Canberra: Aboriginal Studies Press.
xvi, 188 p.; 21 cm.
ISBN: 0855753161 (paperback)
ROBERT O'HARA BURKE waves his top hat triumphantly and leads Mr Wills and Mr King into the fortified stockade at Cooper's Creek. They've covered the last hundred miles with almost no food. Stopping only to bury Mr Grey when he died. It took eight hours to dig through the rocky ground.
Mr Grey, the sailor, who had not even the satisfaction of reaching the northern sea. Stopped short by mangroves and swamps. 'It's tidal!', Mr Burke had proclaimed. 'It is salty. We've reached the sea.' Then he turned around and led them back into the desert.
Now they all are done in. Barely able to drag their shadows after them. Robert O'Hara Burke looks around for Mr Brahe and the men who should be waiting for him. But they are not there.
'Mr Brahe', he calls, unable to comprehend the silence.
'The ashes of the fire are still warm, sir', says King.
'That was very kind of them', says Robert O'Hara. 'It has been getting very cold of evenings.'
John Wills then indicates the large coolibah tree with the word `dig' etched deeply into its bark. Still bleeding sap.
'Well we'd best dig then', says Robert O'Hara, and settles back, adjusting his top hat, while Wills and King dig. They dig until their finger nails bleed.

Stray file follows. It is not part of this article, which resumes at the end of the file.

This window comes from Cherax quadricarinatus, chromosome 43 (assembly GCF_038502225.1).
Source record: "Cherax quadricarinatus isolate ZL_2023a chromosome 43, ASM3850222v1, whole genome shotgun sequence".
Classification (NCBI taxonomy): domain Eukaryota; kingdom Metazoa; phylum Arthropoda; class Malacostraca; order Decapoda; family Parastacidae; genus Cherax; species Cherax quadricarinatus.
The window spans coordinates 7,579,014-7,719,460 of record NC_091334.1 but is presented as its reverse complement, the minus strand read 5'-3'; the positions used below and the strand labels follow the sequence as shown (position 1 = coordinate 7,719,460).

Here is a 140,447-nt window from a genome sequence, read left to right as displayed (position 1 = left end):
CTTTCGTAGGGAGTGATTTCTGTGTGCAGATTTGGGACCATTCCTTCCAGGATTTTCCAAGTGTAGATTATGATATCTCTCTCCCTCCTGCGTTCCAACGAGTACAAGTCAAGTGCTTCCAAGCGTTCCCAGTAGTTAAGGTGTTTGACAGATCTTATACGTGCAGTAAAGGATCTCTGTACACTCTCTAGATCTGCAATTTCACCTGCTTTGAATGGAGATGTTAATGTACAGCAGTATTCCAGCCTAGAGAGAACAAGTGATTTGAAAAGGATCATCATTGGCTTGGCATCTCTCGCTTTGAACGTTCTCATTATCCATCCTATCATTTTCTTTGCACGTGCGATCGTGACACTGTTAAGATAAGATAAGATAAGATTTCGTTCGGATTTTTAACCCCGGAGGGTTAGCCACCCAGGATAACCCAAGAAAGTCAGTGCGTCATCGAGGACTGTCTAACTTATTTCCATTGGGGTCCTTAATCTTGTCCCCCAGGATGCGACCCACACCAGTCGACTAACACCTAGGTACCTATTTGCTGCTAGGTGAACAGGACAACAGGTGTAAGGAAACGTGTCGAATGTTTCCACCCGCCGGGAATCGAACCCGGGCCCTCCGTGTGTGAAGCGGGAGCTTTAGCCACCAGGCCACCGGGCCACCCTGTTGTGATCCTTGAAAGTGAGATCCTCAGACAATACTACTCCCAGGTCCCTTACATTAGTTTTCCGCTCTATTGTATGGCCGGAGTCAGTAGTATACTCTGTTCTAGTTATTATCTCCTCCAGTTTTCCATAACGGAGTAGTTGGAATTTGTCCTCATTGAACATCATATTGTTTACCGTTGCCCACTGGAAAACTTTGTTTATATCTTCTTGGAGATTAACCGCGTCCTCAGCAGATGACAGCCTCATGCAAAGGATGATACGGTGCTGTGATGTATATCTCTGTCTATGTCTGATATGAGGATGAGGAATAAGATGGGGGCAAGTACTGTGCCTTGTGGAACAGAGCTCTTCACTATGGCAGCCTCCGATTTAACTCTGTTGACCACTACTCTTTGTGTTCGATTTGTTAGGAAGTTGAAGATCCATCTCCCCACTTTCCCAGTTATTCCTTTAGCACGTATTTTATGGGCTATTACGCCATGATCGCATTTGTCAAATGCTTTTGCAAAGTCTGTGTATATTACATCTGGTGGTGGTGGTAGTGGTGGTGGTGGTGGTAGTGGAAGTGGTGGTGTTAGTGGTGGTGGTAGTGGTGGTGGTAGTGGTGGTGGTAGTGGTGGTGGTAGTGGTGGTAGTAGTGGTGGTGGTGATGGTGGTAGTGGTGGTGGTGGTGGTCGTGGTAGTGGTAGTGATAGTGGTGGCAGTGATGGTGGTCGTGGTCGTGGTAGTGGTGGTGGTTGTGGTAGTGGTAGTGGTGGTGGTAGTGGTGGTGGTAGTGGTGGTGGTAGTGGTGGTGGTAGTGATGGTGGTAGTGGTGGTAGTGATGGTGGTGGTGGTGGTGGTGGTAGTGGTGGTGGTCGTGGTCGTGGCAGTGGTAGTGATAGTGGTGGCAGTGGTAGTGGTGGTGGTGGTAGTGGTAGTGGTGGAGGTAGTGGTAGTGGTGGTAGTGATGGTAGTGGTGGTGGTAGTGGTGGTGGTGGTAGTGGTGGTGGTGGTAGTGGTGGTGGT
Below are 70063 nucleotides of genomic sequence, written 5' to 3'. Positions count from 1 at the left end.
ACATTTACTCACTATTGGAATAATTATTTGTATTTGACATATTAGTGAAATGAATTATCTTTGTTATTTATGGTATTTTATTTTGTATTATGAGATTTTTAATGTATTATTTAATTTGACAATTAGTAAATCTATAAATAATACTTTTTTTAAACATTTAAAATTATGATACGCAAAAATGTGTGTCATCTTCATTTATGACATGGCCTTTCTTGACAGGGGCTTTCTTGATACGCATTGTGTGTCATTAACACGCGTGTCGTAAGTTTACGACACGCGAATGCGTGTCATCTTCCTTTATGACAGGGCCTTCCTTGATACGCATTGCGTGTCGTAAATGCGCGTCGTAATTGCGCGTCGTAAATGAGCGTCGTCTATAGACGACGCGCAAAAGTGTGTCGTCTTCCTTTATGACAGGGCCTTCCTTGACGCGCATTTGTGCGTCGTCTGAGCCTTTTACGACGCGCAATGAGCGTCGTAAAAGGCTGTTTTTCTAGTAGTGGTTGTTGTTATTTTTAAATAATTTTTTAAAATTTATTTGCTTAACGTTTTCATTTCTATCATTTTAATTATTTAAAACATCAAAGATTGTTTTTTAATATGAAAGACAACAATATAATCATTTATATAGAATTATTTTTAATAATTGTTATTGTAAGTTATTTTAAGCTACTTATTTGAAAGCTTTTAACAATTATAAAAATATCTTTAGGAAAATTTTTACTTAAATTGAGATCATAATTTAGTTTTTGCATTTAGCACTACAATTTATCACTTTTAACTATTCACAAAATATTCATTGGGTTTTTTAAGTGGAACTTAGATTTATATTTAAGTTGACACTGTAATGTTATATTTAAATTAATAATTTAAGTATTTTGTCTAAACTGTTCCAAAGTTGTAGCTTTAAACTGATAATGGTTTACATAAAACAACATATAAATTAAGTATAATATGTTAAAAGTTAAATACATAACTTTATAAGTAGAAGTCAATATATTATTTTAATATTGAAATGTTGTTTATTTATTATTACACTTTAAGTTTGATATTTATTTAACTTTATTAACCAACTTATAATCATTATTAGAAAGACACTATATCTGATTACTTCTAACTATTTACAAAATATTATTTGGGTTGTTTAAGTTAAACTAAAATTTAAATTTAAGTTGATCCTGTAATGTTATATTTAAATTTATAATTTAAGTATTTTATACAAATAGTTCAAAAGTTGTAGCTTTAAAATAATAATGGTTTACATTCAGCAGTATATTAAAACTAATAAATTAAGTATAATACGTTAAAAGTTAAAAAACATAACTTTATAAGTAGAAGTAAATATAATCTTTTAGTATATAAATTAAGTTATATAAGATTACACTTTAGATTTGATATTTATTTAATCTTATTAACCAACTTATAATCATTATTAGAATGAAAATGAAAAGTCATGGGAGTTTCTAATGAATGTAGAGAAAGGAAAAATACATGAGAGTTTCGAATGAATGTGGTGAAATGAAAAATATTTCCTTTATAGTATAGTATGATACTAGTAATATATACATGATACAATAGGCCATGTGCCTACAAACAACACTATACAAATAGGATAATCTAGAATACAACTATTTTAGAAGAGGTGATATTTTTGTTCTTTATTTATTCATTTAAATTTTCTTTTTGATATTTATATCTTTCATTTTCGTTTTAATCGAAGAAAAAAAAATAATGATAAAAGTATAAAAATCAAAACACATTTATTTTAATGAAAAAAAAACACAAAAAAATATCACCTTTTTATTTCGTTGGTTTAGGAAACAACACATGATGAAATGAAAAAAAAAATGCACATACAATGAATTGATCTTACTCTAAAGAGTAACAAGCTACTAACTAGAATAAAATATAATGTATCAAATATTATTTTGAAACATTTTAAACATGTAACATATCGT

About three feet down they uncover a cache of food and a bottle. Wills holds it up.
'Splendid', says Robert O'Hara. 'Let's breach it.'
John Wills unstops the bottle and looks in. 'It's a note', he says, a little disappointed.
'Read it', commands Robert O'Hara.
Mr Wills reads: 'Depot Cooper's Creek. 21st April, 1861. The Depot Party of Victorian Exploring Expedition leaves this camp today to return to the Darling ... No person has been up here from the Darling. We have six camels and twelve horses in good working order. William Brahe.'
John Wills stares at Robert O'Hara Burke, then looks out beyond the stockade walls and says, 'They're out there. Only nine hours away. Not much more than ten miles distant.'
The three men turn and look to the horizon, shading their eyes, trying to discern any movement. But their comrades might as well have been 100 miles away. Might as well have been a million years distant.
'They've forgotten us!' says Robert O'Hara in despair.......